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The 2001-2002 TeeVee Awards: Split Decisions

Sit through the last 12 months of television programming that the nation's ever-swelling media conglomerates have beamed our way, and you'd be foolish to reach any other conclusion: The 2001-2002 TV season wasn't all that bad. Stack it up against the Jonathan Silverman-heavy and Kirstie Alley-infused offerings of past seasons, and you might decide that the age we're living in, if not exactly golden, would certainly qualify as one of the other precious metals. Bronze, perhaps, or even electro-plated silver. In the past year alone, we've witnessed the single-camera, shot-on-film sitcom take a tired genre in new directions, the doings on cable TV continue to push its broadcast counterparts to bigger and better things, and the welcome success of a handful of producers who apparently think that television should be more than shows like My Precocious Kids! or TV Police Drama Template No. 73. It's almost enough for those of us who ply our wares in the TV criticism game to stop making up elaborate stories about what we do for a living so that we can avoid the disdainful glances of friends and family.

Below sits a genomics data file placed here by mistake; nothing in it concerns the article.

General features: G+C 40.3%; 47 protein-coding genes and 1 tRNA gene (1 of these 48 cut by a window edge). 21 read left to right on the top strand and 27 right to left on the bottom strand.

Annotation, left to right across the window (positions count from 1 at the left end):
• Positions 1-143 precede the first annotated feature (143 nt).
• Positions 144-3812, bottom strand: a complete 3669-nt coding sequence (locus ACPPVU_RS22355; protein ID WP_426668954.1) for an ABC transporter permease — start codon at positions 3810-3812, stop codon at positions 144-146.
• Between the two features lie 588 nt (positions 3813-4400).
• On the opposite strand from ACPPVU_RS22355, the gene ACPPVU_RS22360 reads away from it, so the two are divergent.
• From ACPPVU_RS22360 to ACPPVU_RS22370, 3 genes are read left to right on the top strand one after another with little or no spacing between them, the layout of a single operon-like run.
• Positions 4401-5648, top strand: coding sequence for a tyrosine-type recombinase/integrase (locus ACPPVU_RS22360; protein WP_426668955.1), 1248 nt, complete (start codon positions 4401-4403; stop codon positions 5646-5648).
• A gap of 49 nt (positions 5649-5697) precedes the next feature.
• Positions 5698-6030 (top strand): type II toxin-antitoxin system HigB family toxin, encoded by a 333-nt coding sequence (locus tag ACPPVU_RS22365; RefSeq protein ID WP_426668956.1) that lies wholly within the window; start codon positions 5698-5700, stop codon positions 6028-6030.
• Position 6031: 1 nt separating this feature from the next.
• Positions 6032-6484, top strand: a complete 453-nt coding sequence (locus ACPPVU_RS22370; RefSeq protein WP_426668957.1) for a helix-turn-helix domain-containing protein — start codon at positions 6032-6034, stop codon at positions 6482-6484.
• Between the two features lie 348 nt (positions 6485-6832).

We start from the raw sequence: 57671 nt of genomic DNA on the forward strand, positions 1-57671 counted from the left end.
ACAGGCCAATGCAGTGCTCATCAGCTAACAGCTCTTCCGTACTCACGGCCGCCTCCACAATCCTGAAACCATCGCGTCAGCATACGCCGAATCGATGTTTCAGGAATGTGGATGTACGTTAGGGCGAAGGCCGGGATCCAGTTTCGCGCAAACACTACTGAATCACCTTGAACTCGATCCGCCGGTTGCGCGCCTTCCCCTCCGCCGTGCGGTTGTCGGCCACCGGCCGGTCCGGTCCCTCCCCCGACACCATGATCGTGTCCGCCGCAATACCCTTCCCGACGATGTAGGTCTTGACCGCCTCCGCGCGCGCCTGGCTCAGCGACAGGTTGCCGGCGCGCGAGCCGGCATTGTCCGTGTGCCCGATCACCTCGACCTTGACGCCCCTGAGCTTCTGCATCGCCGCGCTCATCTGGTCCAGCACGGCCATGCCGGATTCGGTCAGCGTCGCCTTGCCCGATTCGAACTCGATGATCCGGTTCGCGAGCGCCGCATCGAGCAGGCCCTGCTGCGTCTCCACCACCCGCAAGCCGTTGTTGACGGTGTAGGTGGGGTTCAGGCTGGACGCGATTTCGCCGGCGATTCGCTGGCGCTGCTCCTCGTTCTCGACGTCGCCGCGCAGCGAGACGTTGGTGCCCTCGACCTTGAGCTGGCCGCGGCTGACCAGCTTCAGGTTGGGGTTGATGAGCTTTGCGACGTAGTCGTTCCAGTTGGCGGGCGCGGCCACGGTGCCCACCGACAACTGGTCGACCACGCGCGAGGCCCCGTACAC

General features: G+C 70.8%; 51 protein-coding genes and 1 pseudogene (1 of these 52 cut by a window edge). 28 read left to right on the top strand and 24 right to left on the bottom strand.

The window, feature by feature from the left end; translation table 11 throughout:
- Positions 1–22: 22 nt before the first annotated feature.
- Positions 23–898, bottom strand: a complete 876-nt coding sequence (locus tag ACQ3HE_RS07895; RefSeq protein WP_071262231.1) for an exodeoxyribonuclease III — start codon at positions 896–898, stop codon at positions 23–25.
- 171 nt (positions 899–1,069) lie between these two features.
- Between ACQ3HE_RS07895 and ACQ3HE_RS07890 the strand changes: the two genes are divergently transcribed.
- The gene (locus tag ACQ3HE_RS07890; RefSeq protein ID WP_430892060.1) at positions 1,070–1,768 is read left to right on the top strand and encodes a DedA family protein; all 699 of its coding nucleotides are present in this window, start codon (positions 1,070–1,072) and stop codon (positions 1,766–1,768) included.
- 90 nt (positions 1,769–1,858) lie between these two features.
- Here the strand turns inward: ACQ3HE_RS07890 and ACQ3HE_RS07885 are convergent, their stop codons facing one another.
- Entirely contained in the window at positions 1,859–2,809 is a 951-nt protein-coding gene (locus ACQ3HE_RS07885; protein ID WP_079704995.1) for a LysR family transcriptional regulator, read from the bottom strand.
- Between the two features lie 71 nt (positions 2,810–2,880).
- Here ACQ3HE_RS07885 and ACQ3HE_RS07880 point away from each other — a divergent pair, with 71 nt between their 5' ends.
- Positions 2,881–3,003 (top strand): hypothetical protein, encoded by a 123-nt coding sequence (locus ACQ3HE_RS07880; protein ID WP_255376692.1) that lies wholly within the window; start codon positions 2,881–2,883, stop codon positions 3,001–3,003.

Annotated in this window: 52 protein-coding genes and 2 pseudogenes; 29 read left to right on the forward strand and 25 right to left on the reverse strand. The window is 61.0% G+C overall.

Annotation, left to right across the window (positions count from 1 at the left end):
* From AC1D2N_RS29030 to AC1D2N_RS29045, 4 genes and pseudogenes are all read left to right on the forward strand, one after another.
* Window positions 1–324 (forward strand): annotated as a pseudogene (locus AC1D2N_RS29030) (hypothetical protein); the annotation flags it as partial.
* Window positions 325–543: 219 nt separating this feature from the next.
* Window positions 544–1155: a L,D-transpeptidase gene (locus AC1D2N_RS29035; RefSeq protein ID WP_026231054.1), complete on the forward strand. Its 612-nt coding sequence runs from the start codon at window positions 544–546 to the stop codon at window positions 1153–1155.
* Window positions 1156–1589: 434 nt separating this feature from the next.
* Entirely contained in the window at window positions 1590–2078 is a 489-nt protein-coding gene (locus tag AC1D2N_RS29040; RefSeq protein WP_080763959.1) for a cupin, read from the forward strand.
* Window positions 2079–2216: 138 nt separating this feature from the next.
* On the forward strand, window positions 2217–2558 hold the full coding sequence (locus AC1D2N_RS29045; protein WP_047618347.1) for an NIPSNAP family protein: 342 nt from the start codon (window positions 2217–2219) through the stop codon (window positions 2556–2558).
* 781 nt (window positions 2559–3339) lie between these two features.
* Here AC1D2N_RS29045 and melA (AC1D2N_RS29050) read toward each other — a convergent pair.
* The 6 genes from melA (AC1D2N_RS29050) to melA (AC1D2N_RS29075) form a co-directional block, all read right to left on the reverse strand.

Then again, sit through the last 12 months of programming swill that the networks have forced down our throats, and only a dullard, nitwit or other member of UPN's core demographic would conclude anything but the following: The 2001-2002 TV season wasn't all that good. Compare it to the swill we've had to watch the past few seasons -- and suddenly the likes of Jonathan Silverman and Kirstie Alley don't sound so bad. Forget the Golden Age of TV -- we're living in the Cubic Zirconium Era. Or maybe you haven't been paying attention to the past 12 months, which have seen the reality TV genre linger and spread like a rash no topical ointment can contain, the cancellation of a handful of promising to brilliant new shows while vanilla-flavored pablum like My Wife and Kids and Yes Dear lives to see another day, and the continued employment of David E. Kelley. Taken all together, it's enough to make us keep telling our next-door neighbors, ex-girlfriends and spinster aunts that this Web site we work for traffics strictly in puppet porn. Anything's better than admitting we sat through Emeril last fall.